Investments 

Sell-offs ‘serve as a reminder of EM risk’

Recent emerging market sell-offs were reminders of the risk associated with these countries but they also show the benefits of selective investing, HSBC Gam’s Hervé Lievore has claimed.

The senior macro and investment strategist said poor emerging market performance in 2013 and early 2014 continued a recent trend which has seen emerging market equities lose 2.3 per cent in dollar terms last year, while developed equities gained 27.4 per cent.

This near-30 percentage point gap has not been seen since the emerging market crisis of 1997-98.

“Since 2008, emerging market countries have seen a significant deterioration in their combined current account balance. As a group, excluding China, their combined current account has been in deficit since 2010, after 11 years of surpluses.”

He said the two key reasons for the current account decline were weak global demand in the wake of the credit crunch and diminishing price competitiveness during the past decade as emerging market currencies have strengthened.

Between 2010 and 2012, the combined emerging market current account deficit was entirely covered by foreign direct investment net inflows but the situation deteriorated at the end of 2012. At the same time, Mr Lievore said international lending was constrained by the de-risking of European balance sheets, meaning these markets had no alternative but to rely on often unstable and sentiment-driven portfolio investment inflows.

“The Federal Reserve’s primary goal [with quantitative easing] was to ensure abundant and cheap financial resources to support the US economy,” he added.

“But it came at the expense of risk premiums not only in the US but also in emerging markets and the sell-off of 2013 reflected a broad-based re-pricing of risk.”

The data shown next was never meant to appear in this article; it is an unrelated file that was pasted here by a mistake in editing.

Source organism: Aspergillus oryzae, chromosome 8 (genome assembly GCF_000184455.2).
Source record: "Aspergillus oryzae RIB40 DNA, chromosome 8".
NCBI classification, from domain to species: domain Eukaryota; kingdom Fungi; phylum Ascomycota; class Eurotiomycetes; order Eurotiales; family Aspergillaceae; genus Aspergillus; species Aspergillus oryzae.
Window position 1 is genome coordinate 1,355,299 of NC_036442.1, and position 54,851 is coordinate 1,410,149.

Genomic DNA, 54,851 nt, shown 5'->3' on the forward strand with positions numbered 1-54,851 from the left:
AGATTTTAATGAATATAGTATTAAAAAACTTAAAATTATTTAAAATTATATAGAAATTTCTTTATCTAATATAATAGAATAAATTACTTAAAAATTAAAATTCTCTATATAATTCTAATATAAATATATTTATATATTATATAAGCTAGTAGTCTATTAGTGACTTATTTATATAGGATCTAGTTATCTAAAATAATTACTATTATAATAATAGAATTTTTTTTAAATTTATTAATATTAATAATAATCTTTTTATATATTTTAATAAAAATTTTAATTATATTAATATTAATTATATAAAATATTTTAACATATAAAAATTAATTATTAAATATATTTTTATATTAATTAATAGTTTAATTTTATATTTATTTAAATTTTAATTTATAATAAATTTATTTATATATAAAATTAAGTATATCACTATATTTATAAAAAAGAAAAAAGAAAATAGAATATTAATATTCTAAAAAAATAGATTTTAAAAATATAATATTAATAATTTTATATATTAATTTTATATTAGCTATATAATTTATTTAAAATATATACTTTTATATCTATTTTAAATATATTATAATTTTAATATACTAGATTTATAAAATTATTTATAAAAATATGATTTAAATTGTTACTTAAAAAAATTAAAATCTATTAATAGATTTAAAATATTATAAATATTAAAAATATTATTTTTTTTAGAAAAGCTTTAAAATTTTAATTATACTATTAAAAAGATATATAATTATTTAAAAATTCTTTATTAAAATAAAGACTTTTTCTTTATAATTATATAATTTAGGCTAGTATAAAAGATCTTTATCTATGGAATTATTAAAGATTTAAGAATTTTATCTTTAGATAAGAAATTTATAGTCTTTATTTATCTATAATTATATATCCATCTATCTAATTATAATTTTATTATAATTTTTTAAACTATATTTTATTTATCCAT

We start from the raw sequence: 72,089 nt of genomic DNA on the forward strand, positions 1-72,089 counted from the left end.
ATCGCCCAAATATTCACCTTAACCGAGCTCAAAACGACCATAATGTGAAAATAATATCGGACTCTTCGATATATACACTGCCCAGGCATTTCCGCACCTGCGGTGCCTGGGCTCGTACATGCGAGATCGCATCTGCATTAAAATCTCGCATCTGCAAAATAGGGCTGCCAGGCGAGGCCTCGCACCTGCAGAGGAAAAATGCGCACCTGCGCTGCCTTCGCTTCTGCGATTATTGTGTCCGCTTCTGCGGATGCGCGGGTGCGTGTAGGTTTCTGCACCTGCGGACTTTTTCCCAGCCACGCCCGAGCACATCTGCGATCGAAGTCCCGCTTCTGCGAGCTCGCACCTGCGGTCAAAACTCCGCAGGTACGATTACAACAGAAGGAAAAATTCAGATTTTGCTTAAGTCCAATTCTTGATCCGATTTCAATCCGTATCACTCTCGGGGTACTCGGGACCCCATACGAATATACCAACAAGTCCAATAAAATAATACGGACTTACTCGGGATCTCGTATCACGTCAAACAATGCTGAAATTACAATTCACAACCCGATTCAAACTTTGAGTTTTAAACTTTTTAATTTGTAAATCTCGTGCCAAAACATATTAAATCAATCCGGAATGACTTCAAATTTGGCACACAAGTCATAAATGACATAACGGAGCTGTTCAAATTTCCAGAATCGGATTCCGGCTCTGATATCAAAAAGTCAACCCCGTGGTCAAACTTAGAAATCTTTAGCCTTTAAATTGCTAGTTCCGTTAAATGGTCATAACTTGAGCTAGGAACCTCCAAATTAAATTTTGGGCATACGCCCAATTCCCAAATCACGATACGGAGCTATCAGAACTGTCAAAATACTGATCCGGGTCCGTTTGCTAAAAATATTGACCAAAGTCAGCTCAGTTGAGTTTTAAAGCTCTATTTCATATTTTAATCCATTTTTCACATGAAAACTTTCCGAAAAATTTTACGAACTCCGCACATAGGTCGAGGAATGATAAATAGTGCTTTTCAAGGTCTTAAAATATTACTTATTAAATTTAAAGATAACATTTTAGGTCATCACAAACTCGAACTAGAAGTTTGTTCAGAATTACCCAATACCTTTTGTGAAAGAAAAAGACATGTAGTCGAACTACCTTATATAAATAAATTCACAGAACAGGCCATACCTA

The gap between US and emerging market volatility typically stands at roughly nine to 13 percentage points but in the fourth quarter of 2012, it narrowed sharply to a 5-6 percentage point range as emerging market volatility fell and US levels remained relatively stable.

Mr Lievore said the gap remained at this low level before widening back to the previous range in the second quarter of 2013, when the market became aware of upcoming quantitative easing tapering.

“Although convenient to lump emerging markets together, this can be misleading given they are a very diverse set of countries,” he added.

“We saw in 2013 that countries running current account deficits showed greater volatility, a logical consequence of the fact they are net capital importers.

“Conversely, countries like South Korea and Taiwan, which have a net financing capacity, were significantly more resilient.”

For Mr Lievore, this means rebalancing economies should be a priority for emerging market policymakers and this goal should be achievable through reduced domestic demand and/or weaker exchange rates.

“The fact central banks in countries under market pressures took bold measures to stabilise their currencies, at the expense of economic activity, is encouraging in the sense it shows a heightened level of accountability,” he added.

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